Texas Contract Law

Texas contract law impacts you everyday, whether you realize it or not. If you are a business owner, this is a particularly sensitive area. Your company could have what appears to be a simple contract with a vendor – or a multi-million dollar contract with your largest client. Despite all that interaction, contracts might be a mystery to you.

We’re going to look at five frequently asked questions about Texas contract law. The answers could help you understand how these common yet important legal documents work, but contact us if you need further assistance.

#1. What is a breach of contract?

When two parties agree to “mutual obligations enforceable by law,” they often put details of their agreement in a written contract. Then, all parties to the contract are expected to abide by the contract’s provisions. Breach of contract occurs when one or more parties fail to do so.

A breach of contract claim requires the plaintiff to prove:

· a valid contract existed,

· the plaintiff performed as expected,

· the defendant did not do what it agreed to do, and

· the plaintiff was harmed because the defendant breached their contract.

Contract law is complex. It can be challenging to understand whether a breach of contract claim is appropriate or not.

#2. Does Texas recognize oral contracts?

An oral or verbal contract can be formed when two or more parties:

· Make an offer,

· Accept the offer,

· Accept financial consideration.

Texas law does recognize some oral contracts.

#3. Do some Texas contracts have to be in writing?

Yes. Under Texas contract law, the following agreements should be in writing:

· Sale of real property,

· Marriage or cohabitation agreements, and

· Real estate leases with terms of more than one year.

We can’t cover all the scenarios involving verbal contracts and written contracts in this article. However, we encourage you to discuss contracts with a lawyer before signing or verbally agreeing to anything.

#4. What elements are needed in a valid Texas contract?

People sometimes use do-it-yourself contracts to formalize an agreement. But contracts drawn up without legal advice can be unenforceable, which means that one or both parties cannot be compelled to comply.

The following elements are required under Texas contract law and case law:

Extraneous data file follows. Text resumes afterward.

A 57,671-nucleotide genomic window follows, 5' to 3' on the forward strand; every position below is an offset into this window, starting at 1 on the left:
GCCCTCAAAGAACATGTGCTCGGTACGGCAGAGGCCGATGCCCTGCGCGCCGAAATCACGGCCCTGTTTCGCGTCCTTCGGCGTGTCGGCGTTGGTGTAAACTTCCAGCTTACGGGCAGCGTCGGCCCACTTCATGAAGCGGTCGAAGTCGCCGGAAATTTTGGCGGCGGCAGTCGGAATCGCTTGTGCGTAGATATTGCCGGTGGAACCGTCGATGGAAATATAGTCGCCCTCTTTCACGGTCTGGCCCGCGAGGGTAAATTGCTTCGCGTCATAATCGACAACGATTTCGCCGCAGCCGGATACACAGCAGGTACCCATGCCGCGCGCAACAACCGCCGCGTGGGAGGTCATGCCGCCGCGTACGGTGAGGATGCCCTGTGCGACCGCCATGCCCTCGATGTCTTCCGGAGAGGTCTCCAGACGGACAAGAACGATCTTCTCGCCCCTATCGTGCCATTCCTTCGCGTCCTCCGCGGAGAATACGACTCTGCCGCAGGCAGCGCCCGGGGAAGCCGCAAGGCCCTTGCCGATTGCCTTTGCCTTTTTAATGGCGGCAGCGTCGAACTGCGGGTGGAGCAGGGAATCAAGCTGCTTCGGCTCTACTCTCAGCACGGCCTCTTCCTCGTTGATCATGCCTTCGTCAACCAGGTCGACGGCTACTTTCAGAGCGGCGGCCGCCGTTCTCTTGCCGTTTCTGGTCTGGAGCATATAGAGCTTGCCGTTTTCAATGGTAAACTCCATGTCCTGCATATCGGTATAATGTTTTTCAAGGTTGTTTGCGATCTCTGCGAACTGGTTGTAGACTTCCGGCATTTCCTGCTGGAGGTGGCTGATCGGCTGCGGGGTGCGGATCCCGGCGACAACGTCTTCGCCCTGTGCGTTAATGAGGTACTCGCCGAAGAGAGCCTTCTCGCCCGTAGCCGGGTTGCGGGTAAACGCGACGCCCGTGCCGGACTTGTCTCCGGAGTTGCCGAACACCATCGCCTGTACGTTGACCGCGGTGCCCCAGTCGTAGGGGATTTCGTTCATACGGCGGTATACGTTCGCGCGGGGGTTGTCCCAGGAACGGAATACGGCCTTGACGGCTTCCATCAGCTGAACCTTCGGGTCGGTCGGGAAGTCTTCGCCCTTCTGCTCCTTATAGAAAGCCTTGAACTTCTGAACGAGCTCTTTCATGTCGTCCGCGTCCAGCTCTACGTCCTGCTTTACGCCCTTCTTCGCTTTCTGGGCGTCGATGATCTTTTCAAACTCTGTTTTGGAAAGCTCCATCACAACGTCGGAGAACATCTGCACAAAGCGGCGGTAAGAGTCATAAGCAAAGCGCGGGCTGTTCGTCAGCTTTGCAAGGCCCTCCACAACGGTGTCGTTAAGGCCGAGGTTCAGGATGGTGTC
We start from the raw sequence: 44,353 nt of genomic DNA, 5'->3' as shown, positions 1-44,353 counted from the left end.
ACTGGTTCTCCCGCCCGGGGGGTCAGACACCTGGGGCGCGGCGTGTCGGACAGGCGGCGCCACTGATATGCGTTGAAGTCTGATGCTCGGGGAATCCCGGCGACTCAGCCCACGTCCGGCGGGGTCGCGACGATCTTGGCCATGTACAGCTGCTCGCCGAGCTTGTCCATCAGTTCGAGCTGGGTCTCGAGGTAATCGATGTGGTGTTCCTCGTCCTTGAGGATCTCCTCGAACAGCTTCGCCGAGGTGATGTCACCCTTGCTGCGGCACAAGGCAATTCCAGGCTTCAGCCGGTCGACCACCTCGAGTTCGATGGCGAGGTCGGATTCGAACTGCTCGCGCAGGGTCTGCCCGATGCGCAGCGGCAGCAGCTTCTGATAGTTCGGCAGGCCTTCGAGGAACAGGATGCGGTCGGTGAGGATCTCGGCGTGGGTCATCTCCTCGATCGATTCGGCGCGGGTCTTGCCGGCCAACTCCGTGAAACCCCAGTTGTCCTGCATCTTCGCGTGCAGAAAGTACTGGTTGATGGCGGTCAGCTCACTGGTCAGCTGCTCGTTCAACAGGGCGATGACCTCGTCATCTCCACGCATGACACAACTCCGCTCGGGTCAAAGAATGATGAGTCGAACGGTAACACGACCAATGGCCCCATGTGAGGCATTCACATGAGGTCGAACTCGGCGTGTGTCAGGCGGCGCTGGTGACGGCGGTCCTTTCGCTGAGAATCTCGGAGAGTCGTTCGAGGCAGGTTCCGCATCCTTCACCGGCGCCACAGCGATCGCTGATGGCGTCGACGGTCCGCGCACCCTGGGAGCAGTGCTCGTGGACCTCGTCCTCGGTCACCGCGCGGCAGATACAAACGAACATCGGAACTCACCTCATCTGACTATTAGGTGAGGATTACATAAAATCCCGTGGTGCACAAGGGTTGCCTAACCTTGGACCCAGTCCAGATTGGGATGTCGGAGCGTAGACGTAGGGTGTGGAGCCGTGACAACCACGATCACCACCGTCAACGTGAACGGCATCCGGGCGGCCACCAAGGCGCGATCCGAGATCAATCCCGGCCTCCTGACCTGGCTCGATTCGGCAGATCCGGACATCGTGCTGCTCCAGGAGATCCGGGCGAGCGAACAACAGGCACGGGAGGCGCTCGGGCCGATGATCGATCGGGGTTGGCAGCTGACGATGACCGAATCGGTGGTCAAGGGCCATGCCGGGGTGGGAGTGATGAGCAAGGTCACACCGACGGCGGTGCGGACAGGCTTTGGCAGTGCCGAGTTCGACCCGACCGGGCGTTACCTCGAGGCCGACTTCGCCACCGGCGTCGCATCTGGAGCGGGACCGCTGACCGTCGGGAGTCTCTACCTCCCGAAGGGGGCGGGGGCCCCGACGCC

· Offer. Jack offers to provide widgets to Jill’s company.

· Acceptance. Jill accepts Jack’s offer. Jack accepts Jill’s terms.

· Consideration. Jill agrees to pay Jack a certain amount for his widgets. However, consideration is not always financial. Jill could have agreed to promote Jack’s company in exchange for his widgets.

· Mutual assent. Jack and Jill both agreed to the terms in the contract.

· Execution of the contract. Both parties here signed the contract with the intent to be bound by its provisions.

Other considerations apply. All parties to the contract must be capable of agreeing to the contract. This element could involve the parties’ mental capacity to understand what they are signing or their age. Also, the contract’s purpose must be legal. A contract where parties agree to something illegal, like robbing a bank, is not enforceable.

#5. Do I have three days to cancel a Texas contract?

Yes, but only in certain situations. Not every contract can be canceled within three days. A shortlist of contracts that could be rescinded within three days includes:

· Door-to-door sales

· Sales made somewhere other than the seller’s regular place of business

· Goods or services bought with a credit card from a phone solicitor

· Retail installment contracts, excluding vehicles

This list is by no means complete. If you regret signing a contract, we urge you to immediately discuss your case with an experienced attorney.

Texas Contract Law Is Complex

The attorneys at Henke, Williams & Boll assist clients like you with litigation and other matters. But we don’t just help a little. We win cases through aggressive representation using extensive knowledge of the Texas legal system.

For a free consultation or phone appointment, call 713-940-4500 or use the convenient contact form located on our website. [link to website]. We represent clients in the Houston area, including Harris County, Montgomery County, Waller County, Fort Bend County, Galveston County, and Brazoria County.

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